At the March event, several of the signatories reported on their efforts to eliminate gender bias, increase women's leadership and equalize pay. Maurice Sehnaoui — Chairman of BLC Bank, which was the first bank in the MENA region to join the Alliance and the first to launch a Women's Market program in the area in 2012 — noted that his bank trained employees to recognize the potential the market of women customers in Lebanon represented, and to eliminate unconscious bias and discriminatory practices. He said there is a great need to work with financial institutions around the world to make sure they understand the Women's Market and address gender biases. Sehnaoui added that by 2020, he wants BLC to achieve full gender equality among top management.
Also speaking at the event was Selin Oz of Garanti. Oz participated in a panel that explored key models for business, investing and networks. She discussed Garanti's innovative business products for women entrepreneurs, noting that the primary support they need is in access to finance, training, education and professional encouragement. In this last area, Oz pointed to Garanti's Turkey's Woman Entrepreneur Competition, designed to inspire and motivate women SME owners in the country. She also noted that engaging with actors in different ecosystems was crucial to creating a concrete value proposition for women.
"I'm excited about where we are, and particularly that we have brought in so many businesses that understand the role that they can play," Sec. Clinton said during the program. "We are here to build on the progress of the past and seize the promise of the future."
The WEPs event closed with a speech from actress and advocate Geena Davis, who noted the lack of powerful female characters in entertainment and called for more female role models in film and television.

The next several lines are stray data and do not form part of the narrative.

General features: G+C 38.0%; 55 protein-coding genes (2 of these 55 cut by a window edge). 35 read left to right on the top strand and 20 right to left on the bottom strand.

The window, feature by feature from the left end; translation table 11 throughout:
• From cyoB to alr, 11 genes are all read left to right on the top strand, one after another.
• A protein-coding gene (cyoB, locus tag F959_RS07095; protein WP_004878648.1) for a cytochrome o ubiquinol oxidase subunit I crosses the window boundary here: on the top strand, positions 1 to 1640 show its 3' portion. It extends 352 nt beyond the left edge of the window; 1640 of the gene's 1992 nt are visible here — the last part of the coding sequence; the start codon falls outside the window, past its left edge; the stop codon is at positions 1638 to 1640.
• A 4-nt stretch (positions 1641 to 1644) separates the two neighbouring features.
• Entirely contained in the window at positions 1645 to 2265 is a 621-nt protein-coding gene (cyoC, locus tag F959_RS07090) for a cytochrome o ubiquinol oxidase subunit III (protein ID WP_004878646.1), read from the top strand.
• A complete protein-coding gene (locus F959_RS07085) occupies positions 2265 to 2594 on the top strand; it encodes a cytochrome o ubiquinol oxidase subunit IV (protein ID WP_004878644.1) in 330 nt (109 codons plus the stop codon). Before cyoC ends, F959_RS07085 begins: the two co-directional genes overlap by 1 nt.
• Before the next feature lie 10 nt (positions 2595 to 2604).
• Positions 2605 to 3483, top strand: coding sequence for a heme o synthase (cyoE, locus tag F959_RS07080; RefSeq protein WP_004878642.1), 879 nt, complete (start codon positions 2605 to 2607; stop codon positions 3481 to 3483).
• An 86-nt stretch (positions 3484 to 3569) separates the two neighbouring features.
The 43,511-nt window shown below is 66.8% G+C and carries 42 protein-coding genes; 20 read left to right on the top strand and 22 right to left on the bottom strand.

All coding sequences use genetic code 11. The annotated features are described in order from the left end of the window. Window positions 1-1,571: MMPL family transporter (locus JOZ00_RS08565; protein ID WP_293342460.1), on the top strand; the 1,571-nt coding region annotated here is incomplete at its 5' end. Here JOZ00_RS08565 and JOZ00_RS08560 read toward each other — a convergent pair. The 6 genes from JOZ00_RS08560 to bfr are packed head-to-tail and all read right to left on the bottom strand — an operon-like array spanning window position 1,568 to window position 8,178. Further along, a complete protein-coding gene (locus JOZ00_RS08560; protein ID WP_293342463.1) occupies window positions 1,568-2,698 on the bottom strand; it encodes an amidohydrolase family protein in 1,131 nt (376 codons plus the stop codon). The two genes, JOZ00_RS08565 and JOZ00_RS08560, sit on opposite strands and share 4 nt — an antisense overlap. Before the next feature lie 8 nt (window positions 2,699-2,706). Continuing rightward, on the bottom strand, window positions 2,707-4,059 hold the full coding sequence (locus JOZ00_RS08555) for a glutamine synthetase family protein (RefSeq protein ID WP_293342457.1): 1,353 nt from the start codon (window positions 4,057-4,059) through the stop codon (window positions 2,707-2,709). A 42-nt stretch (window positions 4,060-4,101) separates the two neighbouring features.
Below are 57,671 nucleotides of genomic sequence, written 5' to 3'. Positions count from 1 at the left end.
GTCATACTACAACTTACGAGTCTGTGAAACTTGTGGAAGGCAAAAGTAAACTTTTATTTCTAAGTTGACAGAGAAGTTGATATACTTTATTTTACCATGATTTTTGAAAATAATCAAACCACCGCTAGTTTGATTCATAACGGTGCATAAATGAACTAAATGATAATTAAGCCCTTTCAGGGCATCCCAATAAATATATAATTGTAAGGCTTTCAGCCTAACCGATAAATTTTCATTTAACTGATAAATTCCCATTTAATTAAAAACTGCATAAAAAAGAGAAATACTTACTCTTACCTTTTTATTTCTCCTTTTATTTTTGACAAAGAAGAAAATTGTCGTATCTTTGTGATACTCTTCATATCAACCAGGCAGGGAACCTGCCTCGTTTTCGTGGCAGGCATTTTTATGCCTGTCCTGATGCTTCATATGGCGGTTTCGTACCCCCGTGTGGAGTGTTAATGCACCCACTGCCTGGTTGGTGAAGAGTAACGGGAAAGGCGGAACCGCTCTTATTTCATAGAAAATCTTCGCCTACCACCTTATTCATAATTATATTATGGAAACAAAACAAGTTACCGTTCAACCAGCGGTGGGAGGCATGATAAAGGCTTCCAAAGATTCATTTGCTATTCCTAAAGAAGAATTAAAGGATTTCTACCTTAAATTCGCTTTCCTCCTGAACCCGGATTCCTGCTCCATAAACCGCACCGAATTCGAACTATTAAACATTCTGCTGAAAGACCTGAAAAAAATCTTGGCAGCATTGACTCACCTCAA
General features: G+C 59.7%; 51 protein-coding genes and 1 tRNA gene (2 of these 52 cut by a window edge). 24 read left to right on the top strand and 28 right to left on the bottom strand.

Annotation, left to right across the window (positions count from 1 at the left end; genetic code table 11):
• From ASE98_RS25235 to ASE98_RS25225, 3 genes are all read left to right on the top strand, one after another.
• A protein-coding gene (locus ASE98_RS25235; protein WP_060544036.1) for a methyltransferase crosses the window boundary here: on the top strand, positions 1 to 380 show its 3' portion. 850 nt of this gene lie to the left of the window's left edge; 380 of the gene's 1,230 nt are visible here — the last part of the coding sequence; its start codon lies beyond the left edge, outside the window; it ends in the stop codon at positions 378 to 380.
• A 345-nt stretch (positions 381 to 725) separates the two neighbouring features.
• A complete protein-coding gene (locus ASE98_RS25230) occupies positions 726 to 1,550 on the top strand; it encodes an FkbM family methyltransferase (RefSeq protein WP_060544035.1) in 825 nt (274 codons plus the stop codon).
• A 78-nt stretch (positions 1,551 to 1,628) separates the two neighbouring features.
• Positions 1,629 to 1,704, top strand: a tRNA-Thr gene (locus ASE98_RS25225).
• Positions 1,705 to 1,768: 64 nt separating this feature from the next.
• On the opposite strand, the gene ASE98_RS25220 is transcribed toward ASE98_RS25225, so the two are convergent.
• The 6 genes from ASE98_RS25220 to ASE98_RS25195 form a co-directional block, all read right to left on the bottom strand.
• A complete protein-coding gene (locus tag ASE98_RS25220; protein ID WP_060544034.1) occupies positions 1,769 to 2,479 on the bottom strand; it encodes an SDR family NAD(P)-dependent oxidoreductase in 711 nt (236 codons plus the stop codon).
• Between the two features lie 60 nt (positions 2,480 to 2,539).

"Media images are an incredibly powerful force in shaping how women are viewed and their value to society," she said. "The worlds that Hollywood is creating are in many cases bereft of female presence. If we can change what the future looks like on screen, we can change what the future looks like in real life. We need the WEPs. We need to have conscious choices we can make and absolute clear steps we can take to mitigate and conquer unconscious bias."
The closing was accompanied by the release of a statement outlining how business, the UN and governments can boost their efforts to deliver on gender equality and the SDGs. "Partnering for Women's Empowerment — Equality Means Business" underscores the need for business to proactively seek opportunities to secure women's economic empowerment and other basic rights through:
- Implementing commitments to end violence against women and girls;
- Unleashing the benefits of women's economic empowerment through government actions to end gender discrimination, invest in women's health, education and entrepreneurship;
- Encouraging and supporting men to lead by example, and to take responsibility to help drive change; and
- Drawing on the WEPs roadmap to inform gender equality policies and programs in business, government and civil society organizations.